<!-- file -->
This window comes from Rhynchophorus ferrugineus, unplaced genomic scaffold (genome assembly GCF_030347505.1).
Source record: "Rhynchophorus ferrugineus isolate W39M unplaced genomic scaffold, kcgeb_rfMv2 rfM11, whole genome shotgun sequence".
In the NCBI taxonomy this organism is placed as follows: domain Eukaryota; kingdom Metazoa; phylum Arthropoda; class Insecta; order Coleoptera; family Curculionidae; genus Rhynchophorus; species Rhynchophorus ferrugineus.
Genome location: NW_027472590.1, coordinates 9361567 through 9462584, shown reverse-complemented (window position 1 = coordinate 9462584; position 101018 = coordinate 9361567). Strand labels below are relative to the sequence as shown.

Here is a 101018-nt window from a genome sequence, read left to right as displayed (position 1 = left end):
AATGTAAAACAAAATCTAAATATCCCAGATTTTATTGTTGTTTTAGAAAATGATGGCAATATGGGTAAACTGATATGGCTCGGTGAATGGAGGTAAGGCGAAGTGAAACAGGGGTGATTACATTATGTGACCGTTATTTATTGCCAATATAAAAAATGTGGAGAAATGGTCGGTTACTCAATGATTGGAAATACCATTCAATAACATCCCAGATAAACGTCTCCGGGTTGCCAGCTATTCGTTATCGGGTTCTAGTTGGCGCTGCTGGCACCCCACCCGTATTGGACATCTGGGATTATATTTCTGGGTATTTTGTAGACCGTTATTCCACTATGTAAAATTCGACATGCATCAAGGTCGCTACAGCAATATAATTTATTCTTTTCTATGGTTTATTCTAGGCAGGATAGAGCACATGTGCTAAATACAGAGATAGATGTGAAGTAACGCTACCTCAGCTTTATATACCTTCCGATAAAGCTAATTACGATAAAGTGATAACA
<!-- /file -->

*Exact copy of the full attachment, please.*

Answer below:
This window comes from Rhynchophorus ferrugineus, unplaced genomic scaffold (genome assembly GCF_030347505.1).
Source record: "Rhynchophorus ferrugineus isolate W39M unplaced genomic scaffold, kcgeb_rfMv2 rfM11, whole genome shotgun sequence".
In the NCBI taxonomy this organism is placed as follows: domain Eukaryota; kingdom Metazoa; phylum Arthropoda; class Insecta; order Coleoptera; family Curculionidae; genus Rhynchophorus; species Rhynchophorus ferrugineus.
Genome location: NW_027472590.1, coordinates 9361567 through 9462584, shown reverse-complemented (window position 1 = coordinate 9462584; position 101018 = coordinate 9361567). Strand labels below are relative to the sequence as shown.

Here is a 101018-nt window from a genome sequence, read left to right as displayed (position 1 = left end):
AATGTAAAACAAAATCTAAATATCCCAGATTTTATTGTTGTTTTAGAAAATGATGGCAATATGGGTAAACTGATATGGCTCGGTGAATGGAGGTAAGGCGAAGTGAAACAGGGGTGATTACATTATGTGACCGTTATTTATTGCCAATATAAAAAATGTGGAGAAATGGTCGGTTACTCAATGATTGGAAATACCATTCAATAACATCCCAGATAAACGTCTCCGGGTTGCCAGCTATTCGTTATCGGGTTCTAGTTGGCGCTGCTGGCACCCCACCCGTATTGGACATCTGGGATTATATTTCTGGGTATTTTGTAGACCGTTATTCCACTATGTAAAATTCGACATGCATCAAGGTCGCTACAGCAATATAATTTATTCTTTTCTATGGTTTATTCTAGGCAGGATAGAGCACATGTGCTAAATACAGAGATAGATGTGAAGTAACGCTACCTCAGCTTTATATACCTTCCGATAAAGCTAATTACGATAAAGTGATAACA